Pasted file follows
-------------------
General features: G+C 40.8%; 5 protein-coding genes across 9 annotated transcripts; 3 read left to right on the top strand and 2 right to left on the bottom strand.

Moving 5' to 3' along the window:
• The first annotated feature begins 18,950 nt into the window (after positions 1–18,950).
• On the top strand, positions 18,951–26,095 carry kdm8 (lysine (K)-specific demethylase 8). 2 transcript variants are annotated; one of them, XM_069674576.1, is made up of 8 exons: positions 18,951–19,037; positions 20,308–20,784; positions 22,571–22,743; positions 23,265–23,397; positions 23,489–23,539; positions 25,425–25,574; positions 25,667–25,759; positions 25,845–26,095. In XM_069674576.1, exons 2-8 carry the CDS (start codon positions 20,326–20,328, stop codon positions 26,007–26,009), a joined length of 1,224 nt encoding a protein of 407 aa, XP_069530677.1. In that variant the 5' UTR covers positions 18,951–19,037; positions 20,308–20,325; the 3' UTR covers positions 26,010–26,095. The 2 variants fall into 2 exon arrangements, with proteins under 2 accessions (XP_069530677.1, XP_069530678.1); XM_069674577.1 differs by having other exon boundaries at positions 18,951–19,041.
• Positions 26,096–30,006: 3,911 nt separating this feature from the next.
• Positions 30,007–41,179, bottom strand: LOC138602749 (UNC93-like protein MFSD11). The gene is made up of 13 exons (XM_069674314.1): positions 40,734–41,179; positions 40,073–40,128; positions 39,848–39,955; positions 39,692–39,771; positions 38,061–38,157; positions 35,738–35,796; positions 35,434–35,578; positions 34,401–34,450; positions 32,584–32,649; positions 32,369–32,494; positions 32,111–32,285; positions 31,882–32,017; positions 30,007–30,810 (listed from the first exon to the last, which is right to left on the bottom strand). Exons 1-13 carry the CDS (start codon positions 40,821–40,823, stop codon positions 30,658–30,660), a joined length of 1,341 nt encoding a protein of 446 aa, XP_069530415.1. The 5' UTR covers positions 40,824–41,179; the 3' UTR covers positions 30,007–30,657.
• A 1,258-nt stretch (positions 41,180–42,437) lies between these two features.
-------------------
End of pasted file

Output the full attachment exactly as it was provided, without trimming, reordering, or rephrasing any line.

General features: G+C 40.8%; 5 protein-coding genes across 9 annotated transcripts; 3 read left to right on the top strand and 2 right to left on the bottom strand.

Moving 5' to 3' along the window:
• The first annotated feature begins 18,950 nt into the window (after positions 1–18,950).
• On the top strand, positions 18,951–26,095 carry kdm8 (lysine (K)-specific demethylase 8). 2 transcript variants are annotated; one of them, XM_069674576.1, is made up of 8 exons: positions 18,951–19,037; positions 20,308–20,784; positions 22,571–22,743; positions 23,265–23,397; positions 23,489–23,539; positions 25,425–25,574; positions 25,667–25,759; positions 25,845–26,095. In XM_069674576.1, exons 2-8 carry the CDS (start codon positions 20,326–20,328, stop codon positions 26,007–26,009), a joined length of 1,224 nt encoding a protein of 407 aa, XP_069530677.1. In that variant the 5' UTR covers positions 18,951–19,037; positions 20,308–20,325; the 3' UTR covers positions 26,010–26,095. The 2 variants fall into 2 exon arrangements, with proteins under 2 accessions (XP_069530677.1, XP_069530678.1); XM_069674577.1 differs by having other exon boundaries at positions 18,951–19,041.
• Positions 26,096–30,006: 3,911 nt separating this feature from the next.
• Positions 30,007–41,179, bottom strand: LOC138602749 (UNC93-like protein MFSD11). The gene is made up of 13 exons (XM_069674314.1): positions 40,734–41,179; positions 40,073–40,128; positions 39,848–39,955; positions 39,692–39,771; positions 38,061–38,157; positions 35,738–35,796; positions 35,434–35,578; positions 34,401–34,450; positions 32,584–32,649; positions 32,369–32,494; positions 32,111–32,285; positions 31,882–32,017; positions 30,007–30,810 (listed from the first exon to the last, which is right to left on the bottom strand). Exons 1-13 carry the CDS (start codon positions 40,821–40,823, stop codon positions 30,658–30,660), a joined length of 1,341 nt encoding a protein of 446 aa, XP_069530415.1. The 5' UTR covers positions 40,824–41,179; the 3' UTR covers positions 30,007–30,657.
• A 1,258-nt stretch (positions 41,180–42,437) lies between these two features.